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A Decade of PGC/NWR

1999 NWR Console Game of the Year

by Jon Lindemann - March 7, 2009, 4:30 pm PST

In a multi-part retrospective to commemorate the site's 10th Anniversary, we take a look back at every year of the site's existence.



(Likely) 1999 NWR Console Game of the Year

by Jon Lindemann

PGC/NWR 10th Anniversary: Donkey Kong 64 Title Screen

Donkey Kong 64 (N64)

Developer: Rare
Publisher: Nintendo
Release Date: November 22, 1999

Why Would It Have Won? Donkey Kong 64 had all the ingredients of a surefire Game of the Year. It was developed by Rare, Nintendo’s second-party golden boys who at the time were at the height of their popularity. They were coming off of major successes like Goldeneye 007 and Banjo-Kazooie, had just released cult favorite Jet Force Gemini, and had mega-titles Banjo-Tooie and Perfect Dark in the pipeline. DK64 took Rare’s 3D platformer pedigree and upped the ante. It featured the iconic characters of Donkey Kong Country, a gorgeous graphics engine, a massive quest with lots to accomplish, and even a four-player multiplayer mode. It was also the first Nintendo-published game to use the Expansion Pak, a hardware plug-in bundled with the game that increased the N64’s RDRAM from 4MB to 8MB. DK64 was a fully-featured package, to say the least—it even came in a limited-edition yellow cartridge, Nintendo’s endorsement of an elite status in its software library. Its release a day before Thanksgiving further solidified it as Nintendo’s big game for Christmas of 1999.

Is It Still Worthy? In retrospect, no. As time has passed, DK64 has become synonymous with the term “collect-a-thon”. For all of its technical achievements, the game was marred by the unfortunate design choice of linking all progress in the game to the collection of bananas. Want to get up to that ledge? Find some more bananas. Want to open that door? Bananas, please. Want a new weapon? Get some fruit. This made the completion of the game a laborious process (especially since certain bananas could only be collected by certain characters, meaning that you had to constantly switch back-and-forth between them), and one that tried many a gamer’s patience. Critics have also derided it as simply a bigger version of Banjo-Kazooie, a game which walked over well-tread ground, albeit in a spectacular fashion. While remembered fondly by some, DK64 is overshadowed in the pantheon of N64 platformers by Banjo-Kazooie, Banjo-Tooie, and the legendary Super Mario 64.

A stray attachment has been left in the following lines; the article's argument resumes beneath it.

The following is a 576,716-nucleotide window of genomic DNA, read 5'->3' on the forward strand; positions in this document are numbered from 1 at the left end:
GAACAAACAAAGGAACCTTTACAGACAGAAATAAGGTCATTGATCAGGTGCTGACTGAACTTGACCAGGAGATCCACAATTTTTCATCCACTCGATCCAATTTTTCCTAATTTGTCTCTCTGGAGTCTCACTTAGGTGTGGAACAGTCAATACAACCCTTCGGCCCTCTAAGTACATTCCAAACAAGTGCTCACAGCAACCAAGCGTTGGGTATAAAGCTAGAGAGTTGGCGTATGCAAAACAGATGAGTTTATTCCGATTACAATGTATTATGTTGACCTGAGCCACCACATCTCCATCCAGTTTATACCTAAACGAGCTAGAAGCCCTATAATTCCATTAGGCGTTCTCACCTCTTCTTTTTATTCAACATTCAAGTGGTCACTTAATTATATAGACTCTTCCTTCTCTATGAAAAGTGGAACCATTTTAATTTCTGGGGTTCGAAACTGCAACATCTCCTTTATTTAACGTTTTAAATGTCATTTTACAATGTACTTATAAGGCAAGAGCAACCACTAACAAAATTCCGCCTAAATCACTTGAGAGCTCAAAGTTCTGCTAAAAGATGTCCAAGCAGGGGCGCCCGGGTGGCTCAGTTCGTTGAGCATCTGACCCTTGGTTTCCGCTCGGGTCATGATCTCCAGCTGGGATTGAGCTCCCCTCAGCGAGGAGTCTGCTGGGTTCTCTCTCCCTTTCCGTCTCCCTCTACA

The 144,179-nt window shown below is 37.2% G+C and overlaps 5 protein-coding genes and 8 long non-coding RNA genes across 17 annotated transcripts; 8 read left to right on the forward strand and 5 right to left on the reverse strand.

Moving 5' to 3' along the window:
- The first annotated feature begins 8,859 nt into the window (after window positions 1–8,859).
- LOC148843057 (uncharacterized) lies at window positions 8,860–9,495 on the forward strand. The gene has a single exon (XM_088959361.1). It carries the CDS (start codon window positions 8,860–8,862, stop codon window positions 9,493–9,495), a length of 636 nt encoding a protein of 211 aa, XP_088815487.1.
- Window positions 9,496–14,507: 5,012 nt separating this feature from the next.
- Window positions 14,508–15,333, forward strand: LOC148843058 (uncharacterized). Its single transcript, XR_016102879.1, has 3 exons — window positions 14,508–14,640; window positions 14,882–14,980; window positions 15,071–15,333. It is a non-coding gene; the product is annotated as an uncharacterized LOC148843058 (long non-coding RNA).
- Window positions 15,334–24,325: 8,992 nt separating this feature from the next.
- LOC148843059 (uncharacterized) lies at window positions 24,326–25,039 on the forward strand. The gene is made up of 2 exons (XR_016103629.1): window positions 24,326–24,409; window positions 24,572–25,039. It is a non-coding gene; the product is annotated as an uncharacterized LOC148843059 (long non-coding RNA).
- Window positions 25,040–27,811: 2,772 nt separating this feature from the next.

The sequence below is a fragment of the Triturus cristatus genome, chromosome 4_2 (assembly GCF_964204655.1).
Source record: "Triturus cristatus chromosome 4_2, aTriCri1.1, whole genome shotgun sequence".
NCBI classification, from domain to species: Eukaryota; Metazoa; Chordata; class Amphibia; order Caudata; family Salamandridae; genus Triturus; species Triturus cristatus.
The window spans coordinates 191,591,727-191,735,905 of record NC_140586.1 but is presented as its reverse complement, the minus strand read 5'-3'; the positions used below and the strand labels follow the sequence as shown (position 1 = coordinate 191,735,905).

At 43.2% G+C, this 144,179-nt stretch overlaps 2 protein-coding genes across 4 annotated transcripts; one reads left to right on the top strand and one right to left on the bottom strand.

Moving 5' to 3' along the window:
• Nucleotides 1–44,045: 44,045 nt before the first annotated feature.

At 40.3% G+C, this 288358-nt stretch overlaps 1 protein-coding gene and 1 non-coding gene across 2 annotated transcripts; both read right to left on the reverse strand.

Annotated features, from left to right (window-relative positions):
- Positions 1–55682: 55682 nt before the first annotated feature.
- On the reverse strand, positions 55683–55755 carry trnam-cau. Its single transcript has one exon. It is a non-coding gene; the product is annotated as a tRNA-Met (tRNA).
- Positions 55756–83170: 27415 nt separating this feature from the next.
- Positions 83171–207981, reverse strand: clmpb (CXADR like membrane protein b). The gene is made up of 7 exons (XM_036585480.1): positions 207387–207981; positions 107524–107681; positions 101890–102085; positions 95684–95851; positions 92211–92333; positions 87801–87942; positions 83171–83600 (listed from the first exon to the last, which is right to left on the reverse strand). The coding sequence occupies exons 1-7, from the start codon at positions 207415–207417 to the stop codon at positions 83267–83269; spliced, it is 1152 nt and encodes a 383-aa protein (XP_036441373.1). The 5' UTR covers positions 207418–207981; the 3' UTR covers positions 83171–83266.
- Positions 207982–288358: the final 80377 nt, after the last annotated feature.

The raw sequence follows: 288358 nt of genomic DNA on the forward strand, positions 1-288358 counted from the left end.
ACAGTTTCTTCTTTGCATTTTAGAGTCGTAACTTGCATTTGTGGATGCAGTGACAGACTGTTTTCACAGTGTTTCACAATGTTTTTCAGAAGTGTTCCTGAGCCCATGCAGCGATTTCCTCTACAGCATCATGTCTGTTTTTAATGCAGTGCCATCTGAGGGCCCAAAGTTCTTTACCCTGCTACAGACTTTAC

PGC/NWR 10th Anniversary: Super Smash Bros.: Pikachu vs. Mario

Super Smash Bros.

NWR’s consensus is that the true Game of the Year for 1999 was Super Smash Bros. (N64). While its single-player component was limited (you could battle CPU characters in a set order, or play a target-breaking or platform-jumping mini-game), its multiplayer was (at the time) virtually unparalleled. Despite having what can now be considered a paltry twelve characters and nine stages, SSB lit up dorm rooms and kids' basements alike as everyone fell in love with its special brand of four-player mayhem. Melee and Brawl expanded upon the first game’s roster and locations, but certainly didn’t eclipse it in the fun factor department. Resident Evil 2 was a technical achievement and an excellent N64 port, but in the end it simply lacked the freshness of Nintendo’s quirky fighter.

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